These are some of the examples of upside-down thinking in the New Testament, although its gospel is really only the message of love. If the Apostles had not felt guilty, they never could have quoted me as saying, "I come not to bring peace but a sword." This is clearly the opposite of everything I taught. Nor could they have described my reactions to Judas as they did, if they had really understood me. I could not have said, "Betrayest thou the Son of Man with a kiss?" unless I believed in betrayal.

The whole message of the crucifixion was simply that I did not believe in betrayal. The "punishment" I was said to have called forth upon Judas was a similar mistake. Judas was my brother and a Son of God, as much a part of the Sonship as myself. Was it likely that I would condemn him when I was ready to demonstrate that condemnation is impossible?

Nothing physical matters. Jesus' mission was a spiritual one and anything that focuses on physical things or physical events were either added, embellished or simply doesn't matter. For example, there was no immaculate conception because that was not a necessary thing. Jesus was here to make a spiritual change and had nothing to do with anything physical -- no earthly kingdom -- not then or any time to come. He came to open a door for our spirits to once again connect to God and the last thing he or God wants is for us to spend an eternity trapped here in bodies. They both want us home.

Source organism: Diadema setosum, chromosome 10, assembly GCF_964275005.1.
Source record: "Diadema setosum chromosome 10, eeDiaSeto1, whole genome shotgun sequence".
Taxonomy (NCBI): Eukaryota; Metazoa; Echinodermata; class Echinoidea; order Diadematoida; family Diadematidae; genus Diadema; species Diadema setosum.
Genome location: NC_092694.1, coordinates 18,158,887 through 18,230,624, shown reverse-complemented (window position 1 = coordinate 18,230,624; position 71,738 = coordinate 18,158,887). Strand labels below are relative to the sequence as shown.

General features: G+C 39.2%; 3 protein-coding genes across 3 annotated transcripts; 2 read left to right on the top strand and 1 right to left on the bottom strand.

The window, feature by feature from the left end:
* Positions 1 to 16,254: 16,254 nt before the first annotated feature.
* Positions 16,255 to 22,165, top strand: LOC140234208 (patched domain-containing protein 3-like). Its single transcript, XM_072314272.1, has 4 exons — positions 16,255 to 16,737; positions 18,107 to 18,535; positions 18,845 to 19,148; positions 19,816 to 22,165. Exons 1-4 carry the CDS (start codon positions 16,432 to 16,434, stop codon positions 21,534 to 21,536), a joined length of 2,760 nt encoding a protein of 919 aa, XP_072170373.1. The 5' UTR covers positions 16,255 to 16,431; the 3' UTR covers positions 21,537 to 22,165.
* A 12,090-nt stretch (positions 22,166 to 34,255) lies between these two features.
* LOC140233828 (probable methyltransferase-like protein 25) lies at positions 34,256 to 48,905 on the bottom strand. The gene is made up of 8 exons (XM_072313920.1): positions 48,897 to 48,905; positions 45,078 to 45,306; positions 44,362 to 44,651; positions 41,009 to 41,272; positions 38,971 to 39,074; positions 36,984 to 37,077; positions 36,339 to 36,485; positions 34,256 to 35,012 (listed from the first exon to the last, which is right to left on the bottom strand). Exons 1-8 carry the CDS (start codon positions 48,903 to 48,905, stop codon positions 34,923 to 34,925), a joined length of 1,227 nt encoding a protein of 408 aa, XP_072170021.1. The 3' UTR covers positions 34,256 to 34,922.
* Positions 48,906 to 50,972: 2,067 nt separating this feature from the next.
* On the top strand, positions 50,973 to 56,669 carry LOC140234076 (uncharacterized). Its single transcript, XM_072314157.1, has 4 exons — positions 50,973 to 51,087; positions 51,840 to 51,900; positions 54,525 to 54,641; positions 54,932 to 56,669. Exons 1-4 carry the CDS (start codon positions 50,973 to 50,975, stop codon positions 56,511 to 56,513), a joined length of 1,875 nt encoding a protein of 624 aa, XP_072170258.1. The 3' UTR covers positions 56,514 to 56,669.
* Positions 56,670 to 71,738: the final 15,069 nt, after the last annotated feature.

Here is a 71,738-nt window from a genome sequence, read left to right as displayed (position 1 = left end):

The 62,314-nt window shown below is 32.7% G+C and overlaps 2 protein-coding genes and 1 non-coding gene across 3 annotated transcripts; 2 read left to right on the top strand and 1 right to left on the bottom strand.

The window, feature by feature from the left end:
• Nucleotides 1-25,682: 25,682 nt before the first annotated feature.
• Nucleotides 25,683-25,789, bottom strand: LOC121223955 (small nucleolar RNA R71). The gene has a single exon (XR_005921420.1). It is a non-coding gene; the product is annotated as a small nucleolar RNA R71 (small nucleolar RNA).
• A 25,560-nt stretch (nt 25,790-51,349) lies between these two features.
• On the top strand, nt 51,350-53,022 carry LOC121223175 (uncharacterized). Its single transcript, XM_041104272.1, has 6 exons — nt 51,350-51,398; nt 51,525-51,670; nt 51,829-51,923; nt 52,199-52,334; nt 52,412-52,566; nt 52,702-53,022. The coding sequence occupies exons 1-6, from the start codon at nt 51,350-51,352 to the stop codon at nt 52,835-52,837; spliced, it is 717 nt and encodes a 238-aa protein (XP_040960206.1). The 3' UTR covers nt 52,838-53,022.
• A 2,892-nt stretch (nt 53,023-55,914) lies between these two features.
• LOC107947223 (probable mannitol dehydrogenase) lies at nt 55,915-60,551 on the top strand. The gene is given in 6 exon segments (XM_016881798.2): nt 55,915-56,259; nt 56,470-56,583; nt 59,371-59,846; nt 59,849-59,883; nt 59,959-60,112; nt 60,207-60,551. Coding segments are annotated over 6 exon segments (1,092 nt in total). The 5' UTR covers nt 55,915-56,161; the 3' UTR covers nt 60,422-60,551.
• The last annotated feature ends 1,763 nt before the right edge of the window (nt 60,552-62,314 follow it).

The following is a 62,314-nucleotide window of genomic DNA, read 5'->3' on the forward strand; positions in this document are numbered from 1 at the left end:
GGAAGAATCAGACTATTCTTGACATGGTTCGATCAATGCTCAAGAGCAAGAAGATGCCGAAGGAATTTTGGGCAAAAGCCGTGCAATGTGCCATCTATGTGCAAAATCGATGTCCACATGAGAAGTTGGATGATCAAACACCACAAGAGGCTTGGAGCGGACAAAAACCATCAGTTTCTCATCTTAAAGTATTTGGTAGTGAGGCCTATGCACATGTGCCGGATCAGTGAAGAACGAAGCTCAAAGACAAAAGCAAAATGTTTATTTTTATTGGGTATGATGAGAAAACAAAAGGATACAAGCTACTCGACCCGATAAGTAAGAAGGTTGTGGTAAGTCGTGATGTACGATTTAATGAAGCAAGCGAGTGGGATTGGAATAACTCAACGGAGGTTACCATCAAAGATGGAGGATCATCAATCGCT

To sum things up -- Jesus is our true brother and taught about the spirit of love and forgiveness. Any of the words written that he said that do not agree with the spirit of love and forgiveness are either not his words or they are misconceptions of what he was thought to have said.

A final thought -- would Jesus, after having embraced the forgiveness of his persecutors while hanging on the cross, later decide to return to the earth and kill millions and billions of people who simply did not know who he was? Religion teaches us many things about what we have to do, yet religion also makes God and Jesus exempt from practicing the spirit of their own teachings. That is not possible. God is either a God of fear or a God of love. He cannot be both or swap back and forth. Absolute love casts out all fear -- so is God love or is God the fear that love cast out? He can only always be just one of these things.

David Nelmes David Nelmes - David considers it a wonderful blessing that his insight and writings can provide opportunities for others to see things from perspectives they had not considered before.
His base beliefs are founded on the principles established through studying "A Course In Miracles", which has helped him to pursue Gods truths with an open mind that is willing to see what God would have him see.

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This collection of articles may help you in Seeing God more clearly. The author believes God is a God of love, and his writings express the thought that God is a God of love and that He does not teach through fear or use fear in any way.